Saturday, February 20, 2010

An Uncommonly Good Year For Sci-Fi

I love science-fiction movies. Alien, Starman, Blade Runner, The Matrix: to me, these are great movies, not just great sci-fi movies. But loving this genre means sitting through a lot of flicks that are either mediocre or turkey-fodder.

Many (maybe most) science-fiction movies fall short somehow. Either the special-effects are poor (an added difficulty for the genre), the acting is bad, the story is weak, or there’s just a general lack of originality.

However, in 2009 I saw four exceptional science-fiction movies. That's a lot of sci-fi goodness in one year. They were all very different from each other, and each could be said to represent a common sci-fi movie sub-genre: Deep Thought, Creature-Feature, Space-Adventure, and Special-Effects Spectacle.

Moon

  • Sub-genre: Deep Thought
  • Sub-genre characteristics: troubled humans wrestling with existential questions in a high-tech setting
  • Example: 2001

Story:

Sam Bell has been overseeing a mining operation on the Moon for three years, helped only by an advanced computer system. Just when he is about to go home, he has an accident and things get seriously weird.

Why I like it:

Because it’s a perfect movie.
The role of Sam Bell was written specifically for Sam Rockwell and his performance is flawless. I loved Rockwell in the very funny Galaxy Quest, but here he shows some serious, dramatic acting chops.

The story is original, intelligent and suspenseful. And while it moves at a slower pace than more action-oriented science-fiction fare, it’s never boring.

Finally, on a 5 million dollar budget, director Duncan Jones (aka Zowie Bowie) and his crew have crafted a completely believable world that pays homage to old-school sci-fi like 2001, Silent Running and Solaris, without being derivative.

I really cannot emphasize enough how good this movie is. Just see it. Please.

District 9

  • Sub-genre: Creature-Feature
  • Sub-genre characteristics: alien critters, gore
  • Example: Predator

Story:

In 1982, a group of disheveled aliens become stranded on Earth near Johannesburg, South Africa. They are confined to a ghetto (District 9). Years later the government tries to evict them and problems arise: especially for Wikus, the man in charge of the operation.

Why I like it:

Because it manages to say something about xenophobia, corporate greed and human nature while splattering lots of blood and goo.

District 9 has a raw, documentary feel that is rare in sci-fi movies. The gritty setting, the dark humour mixed with horror, the fabulously icky alien “prawns”, and the fact that it’s set in South Africa (with its shadow of apartheid) make this movie stand out.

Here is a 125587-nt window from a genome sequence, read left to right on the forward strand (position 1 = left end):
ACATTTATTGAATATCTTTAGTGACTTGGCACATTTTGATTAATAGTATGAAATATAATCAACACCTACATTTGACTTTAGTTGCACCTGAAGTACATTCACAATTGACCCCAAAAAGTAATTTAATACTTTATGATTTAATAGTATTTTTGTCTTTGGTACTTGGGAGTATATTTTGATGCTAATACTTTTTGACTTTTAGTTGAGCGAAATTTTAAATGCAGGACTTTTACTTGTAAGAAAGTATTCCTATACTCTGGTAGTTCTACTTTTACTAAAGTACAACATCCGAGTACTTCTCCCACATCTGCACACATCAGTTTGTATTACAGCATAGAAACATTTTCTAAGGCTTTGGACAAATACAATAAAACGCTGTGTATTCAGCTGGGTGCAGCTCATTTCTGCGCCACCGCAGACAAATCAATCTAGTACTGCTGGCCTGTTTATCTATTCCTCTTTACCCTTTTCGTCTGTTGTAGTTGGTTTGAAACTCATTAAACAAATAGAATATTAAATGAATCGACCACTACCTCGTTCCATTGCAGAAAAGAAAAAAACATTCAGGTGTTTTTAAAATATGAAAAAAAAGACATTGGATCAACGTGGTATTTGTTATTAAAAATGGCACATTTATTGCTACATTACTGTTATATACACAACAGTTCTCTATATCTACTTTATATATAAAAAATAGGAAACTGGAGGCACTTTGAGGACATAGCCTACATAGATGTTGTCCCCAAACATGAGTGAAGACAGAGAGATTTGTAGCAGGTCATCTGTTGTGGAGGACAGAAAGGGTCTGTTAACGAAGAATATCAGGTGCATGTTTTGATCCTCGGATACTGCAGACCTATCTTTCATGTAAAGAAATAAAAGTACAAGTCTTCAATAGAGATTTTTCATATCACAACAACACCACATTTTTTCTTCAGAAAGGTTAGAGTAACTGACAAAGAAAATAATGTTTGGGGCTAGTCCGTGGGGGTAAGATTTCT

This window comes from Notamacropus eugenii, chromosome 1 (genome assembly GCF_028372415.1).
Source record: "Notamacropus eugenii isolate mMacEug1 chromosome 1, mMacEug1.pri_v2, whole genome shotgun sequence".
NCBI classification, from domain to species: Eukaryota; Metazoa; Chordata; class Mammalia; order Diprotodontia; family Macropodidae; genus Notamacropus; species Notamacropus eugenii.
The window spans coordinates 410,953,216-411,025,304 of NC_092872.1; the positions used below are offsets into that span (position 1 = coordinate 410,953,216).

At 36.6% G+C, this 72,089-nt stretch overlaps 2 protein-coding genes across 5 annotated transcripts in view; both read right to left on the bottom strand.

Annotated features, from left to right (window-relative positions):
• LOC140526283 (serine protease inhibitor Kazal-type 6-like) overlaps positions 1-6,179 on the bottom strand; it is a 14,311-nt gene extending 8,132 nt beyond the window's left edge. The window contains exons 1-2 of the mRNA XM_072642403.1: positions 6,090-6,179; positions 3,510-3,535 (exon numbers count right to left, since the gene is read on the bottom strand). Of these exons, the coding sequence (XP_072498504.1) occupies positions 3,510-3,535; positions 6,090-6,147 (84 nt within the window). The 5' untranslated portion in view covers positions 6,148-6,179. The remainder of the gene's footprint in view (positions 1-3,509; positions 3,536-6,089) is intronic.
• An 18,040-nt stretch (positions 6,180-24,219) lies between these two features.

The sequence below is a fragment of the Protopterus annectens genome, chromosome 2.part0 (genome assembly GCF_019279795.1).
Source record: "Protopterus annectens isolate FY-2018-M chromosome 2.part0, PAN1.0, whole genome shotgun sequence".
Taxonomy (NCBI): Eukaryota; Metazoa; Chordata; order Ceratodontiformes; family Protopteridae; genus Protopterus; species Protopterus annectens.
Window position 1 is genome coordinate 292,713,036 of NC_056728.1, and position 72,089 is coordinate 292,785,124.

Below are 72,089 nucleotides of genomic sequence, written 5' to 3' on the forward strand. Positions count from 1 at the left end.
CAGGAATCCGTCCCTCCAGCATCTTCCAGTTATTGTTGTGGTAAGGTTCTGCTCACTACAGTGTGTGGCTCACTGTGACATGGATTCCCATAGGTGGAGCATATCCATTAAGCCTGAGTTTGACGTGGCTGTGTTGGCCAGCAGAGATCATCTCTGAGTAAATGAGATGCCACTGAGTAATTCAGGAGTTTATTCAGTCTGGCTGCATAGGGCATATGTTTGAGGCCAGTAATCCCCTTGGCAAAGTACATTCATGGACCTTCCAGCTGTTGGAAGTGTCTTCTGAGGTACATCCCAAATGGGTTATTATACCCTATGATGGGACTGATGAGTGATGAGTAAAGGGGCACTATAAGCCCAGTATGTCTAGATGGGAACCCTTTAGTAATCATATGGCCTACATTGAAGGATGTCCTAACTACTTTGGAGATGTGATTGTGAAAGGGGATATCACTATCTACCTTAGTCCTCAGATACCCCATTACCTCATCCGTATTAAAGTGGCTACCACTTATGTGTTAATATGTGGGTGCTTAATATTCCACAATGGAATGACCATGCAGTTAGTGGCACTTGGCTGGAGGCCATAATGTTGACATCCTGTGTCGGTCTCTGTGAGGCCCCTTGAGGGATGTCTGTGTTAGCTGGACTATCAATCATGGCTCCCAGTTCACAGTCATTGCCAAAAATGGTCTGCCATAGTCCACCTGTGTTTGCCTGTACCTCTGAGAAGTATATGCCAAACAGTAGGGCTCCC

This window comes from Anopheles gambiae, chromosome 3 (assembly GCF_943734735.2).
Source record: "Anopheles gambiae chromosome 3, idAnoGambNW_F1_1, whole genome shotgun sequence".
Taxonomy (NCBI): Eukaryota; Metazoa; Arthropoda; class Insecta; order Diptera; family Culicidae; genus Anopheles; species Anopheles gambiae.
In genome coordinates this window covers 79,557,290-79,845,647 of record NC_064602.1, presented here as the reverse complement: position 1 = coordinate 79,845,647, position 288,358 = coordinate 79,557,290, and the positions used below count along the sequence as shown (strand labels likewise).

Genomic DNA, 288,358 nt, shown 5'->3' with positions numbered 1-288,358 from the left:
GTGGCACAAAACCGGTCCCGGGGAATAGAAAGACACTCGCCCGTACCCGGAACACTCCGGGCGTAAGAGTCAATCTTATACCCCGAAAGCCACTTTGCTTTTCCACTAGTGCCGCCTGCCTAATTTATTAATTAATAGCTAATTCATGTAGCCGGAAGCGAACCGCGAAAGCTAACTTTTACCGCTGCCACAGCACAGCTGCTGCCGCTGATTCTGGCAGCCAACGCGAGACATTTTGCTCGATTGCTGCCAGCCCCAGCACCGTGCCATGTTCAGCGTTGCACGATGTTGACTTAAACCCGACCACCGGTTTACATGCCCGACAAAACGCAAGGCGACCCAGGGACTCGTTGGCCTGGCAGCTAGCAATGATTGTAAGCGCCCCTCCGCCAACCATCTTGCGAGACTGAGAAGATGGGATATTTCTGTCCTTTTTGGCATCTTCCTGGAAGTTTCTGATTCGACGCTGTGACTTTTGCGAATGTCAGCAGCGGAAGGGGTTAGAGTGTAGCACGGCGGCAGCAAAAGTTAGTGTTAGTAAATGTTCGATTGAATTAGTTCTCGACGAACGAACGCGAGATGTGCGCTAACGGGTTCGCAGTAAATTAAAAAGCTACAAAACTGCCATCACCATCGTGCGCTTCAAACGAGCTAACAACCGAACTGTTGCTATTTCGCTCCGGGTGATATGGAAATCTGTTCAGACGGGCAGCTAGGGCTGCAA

Also, newcomer Sharlto Copley as Wikus is a real find: he plays an uncommonly unlikeable main character that convincingly goes from racist buffoon to anguished victim of circumstance.

Star Trek (2009)

  • Sub-genre: Space-Adventure
  • Sub-genre characteristics: lots of space ships and space battles
  • Example: everything Star Trek and Star Wars

Story:

A strange, Romulan ship appears and wreaks havoc in the Starfleet universe. 25 years later it's up to Kirk, Spock, and the rest of the Enterprise crew (all just out of school) to save the day.

Why I like it:

Because it's an excellent action movie with a talented, sexy cast.

Everything in this movie looks great, from the rejuvenated crew to the space ships. Plus, it’s filled with stunts, space shoot-outs and phasers. And even with all that going on, there’s still room for sharp dialogue and good acting.

The story isn’t groundbreaking, but there are some clever twists and unlike many older Star Trek movies, this one manages to be a lot of fun without being campy. Bonus: it’s 100% William Shatner-free!

Avatar

  • Sub-genre: Special-Effects Spectacle
  • Sub-genre characteristics: eyeball-popping visuals.
  • Example: Terminator 2

Story:

In the future, humans have found an extremely rare and valuable metal on a far-off moon called Pandora. But Pandora is inhabited by the Na'vi: intelligent, fierce blue creatures who don’t want their world to become a mining pit. The humans interact with the Na'vi using “avatars”: human-alien hybrids that look like the Na'vi but are controlled by humans.

Why I like it:

Because it doesn't look like anything I've ever seen before.

Pandora was created almost completely using computer graphics, and it's such a beautiful world that you might randomly start blurting out words like "dazzling", "spectacular" and "wow".

While the graphics are definitely the star of the show, the acting is solid too. That goes for both the human characters and the Na’vi who were created by blending computer graphics with the performances of real actors.

The story is not all that original, pitting nature-loving natives against big guns and a big corporation, but it is told well. And it has enough romance, strong female characters, floating mountains, giant flying lizards, and Sigourney Weaver to make it a must-see. Especially if you’re a sucker for director James Cameron’s movies like I am.

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